Ed Steer: It’s a short-covering rally, pure and simple… Ted Butler has mentioned for weeks now, this silver rally is a short-covering rally. Open interest is actually declining because the bullion banks are covering their short positions…it’s not caused by new speculative longs coming into the market and bidding the price up.
If so, I have read that short covering rallies usually end when the shorts are basically done covering. The shorts just stay pressured on an hourly basis until they capitulate. That does not seem near. 🙂
Also, Mr Steer has commented each of the past few days how his local bullion dealer is very busy.
My bullion dealer had another monster day at his store yesterday…and it was certainly one of his biggest sales days of 2011. He has almost more business than he can handle. Because silver bullion deliveries are now many months in the futures, customers are limited to 10 oz. of silver bullion per customer in over-the-counter sales. If they wish to purchase more, it’s a 3-month minimum wait for most items.
Ted Butler: While the current lofty price levels do allow for a sell-off of significant proportions, the underlying facts and market structure also indicate a melt up is also possible. The financial pain to the silver shorts has been immense and, as a result, the odds of a short covering panic have increased. The odds still favor higher silver prices.
Alasdair Macleod: Anatomy of a short squeeze: The short was closed out at about three times the share price of earlier that morning. The squeeze on the bear position had nothing to do with the company’s underlying value: it occurred because one big speculator got into an impossible position that had to be resolved. And that more or less is where gold and silver appear to be today.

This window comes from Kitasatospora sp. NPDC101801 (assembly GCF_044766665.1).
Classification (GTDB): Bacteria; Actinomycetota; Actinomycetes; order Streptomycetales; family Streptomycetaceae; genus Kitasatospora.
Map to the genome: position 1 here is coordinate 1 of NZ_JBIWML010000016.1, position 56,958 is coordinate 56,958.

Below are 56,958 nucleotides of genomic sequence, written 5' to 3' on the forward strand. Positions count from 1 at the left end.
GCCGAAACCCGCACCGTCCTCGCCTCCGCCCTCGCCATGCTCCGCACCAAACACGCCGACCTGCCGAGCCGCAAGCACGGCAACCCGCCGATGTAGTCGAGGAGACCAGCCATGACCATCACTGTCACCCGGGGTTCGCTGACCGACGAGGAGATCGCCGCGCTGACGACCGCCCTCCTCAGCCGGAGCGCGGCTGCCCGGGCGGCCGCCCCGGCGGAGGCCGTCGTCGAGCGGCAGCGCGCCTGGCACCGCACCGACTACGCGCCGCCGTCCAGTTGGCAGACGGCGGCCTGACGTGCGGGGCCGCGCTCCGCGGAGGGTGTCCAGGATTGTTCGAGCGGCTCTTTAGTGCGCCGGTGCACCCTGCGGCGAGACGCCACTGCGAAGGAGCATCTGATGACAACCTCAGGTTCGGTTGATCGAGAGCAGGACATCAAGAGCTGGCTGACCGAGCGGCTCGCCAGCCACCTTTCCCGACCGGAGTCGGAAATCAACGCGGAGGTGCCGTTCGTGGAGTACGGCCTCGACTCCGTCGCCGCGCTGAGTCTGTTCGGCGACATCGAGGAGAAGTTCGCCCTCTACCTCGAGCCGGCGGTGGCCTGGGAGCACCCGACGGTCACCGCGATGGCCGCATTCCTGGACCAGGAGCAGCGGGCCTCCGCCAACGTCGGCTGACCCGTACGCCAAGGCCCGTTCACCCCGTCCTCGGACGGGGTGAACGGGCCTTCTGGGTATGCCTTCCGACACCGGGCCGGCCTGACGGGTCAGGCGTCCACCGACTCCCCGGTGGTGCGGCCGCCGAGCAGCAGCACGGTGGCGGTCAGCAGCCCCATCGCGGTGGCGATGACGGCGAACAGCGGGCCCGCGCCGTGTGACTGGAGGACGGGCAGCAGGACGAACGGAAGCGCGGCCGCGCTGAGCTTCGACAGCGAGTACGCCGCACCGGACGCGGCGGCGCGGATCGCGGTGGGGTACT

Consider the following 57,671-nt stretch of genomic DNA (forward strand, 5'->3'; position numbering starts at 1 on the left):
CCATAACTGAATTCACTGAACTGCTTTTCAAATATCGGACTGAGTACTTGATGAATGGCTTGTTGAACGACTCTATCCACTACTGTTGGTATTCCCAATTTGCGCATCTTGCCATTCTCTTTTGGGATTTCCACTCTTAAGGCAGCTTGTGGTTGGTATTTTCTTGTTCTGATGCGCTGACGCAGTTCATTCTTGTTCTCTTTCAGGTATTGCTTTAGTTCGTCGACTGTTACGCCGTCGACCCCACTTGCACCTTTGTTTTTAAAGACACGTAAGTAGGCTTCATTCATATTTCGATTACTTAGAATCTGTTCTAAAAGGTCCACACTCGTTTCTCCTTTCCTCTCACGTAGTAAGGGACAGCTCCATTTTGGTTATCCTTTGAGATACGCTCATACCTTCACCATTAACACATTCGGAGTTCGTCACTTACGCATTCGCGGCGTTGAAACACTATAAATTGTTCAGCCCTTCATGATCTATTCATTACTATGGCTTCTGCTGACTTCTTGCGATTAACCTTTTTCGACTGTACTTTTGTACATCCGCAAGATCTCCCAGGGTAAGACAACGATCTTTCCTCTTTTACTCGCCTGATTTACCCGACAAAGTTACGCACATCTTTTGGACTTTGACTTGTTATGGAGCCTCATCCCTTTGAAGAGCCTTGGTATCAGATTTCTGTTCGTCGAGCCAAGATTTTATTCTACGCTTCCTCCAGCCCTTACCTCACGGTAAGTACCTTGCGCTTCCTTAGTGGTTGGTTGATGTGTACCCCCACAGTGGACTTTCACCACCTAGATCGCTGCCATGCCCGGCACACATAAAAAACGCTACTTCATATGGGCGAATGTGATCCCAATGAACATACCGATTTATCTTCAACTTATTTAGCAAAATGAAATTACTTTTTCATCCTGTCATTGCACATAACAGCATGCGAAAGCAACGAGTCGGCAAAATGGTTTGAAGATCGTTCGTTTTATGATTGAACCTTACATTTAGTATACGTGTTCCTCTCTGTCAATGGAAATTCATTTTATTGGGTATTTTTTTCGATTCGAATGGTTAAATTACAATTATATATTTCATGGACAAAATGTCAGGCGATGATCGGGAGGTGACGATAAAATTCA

This post by Carl Swenlin is almost stunning. He always seems like a mellow and thoughtful analyst.
Silver Still Soaring: … Parabolic and/or vertical advances … usually end badly, with vertical declines as steep and speedy as the ascent… However, there are reasons to believe that fundamental and technical conditions exist that will continue to be positive for precious metals… For those who bought at much lower prices, from a long-term point of view I see no reason to be concerned about any pullbacks. The kind of extreme financial crisis that precious metal advocates have long predicted is now actually upon us.
And his 2 charts are wonderful.
Comex partial backwardation — new backwardation on the front month.
A scenario: Silver rises to around 53 FRN’s / oz. Many who do not know the fundamentals sell and/or short. Price screams down for just long enough to satisfy the the astro turn date, let the new shorts high five each other and turn their attention to other things, and induce weak longs to sell. Then price starts up with alacrity, and entities scramble to cover and get long. The next big number might be 66.
I can’t come up with a reasonable fundamental scenario where silver goes down for years.
Update September 2, 2012: “…fundamental…” Ah, such wishful, yet, incorrect thinking. Yes, if a commodity is bought near the cost of production, and a long position can be held indefinitely, profit will follow… But I have never been able to time such things. Obviously. Instead, I now take a position, take partial profits, and let the rest run with a trailing stop.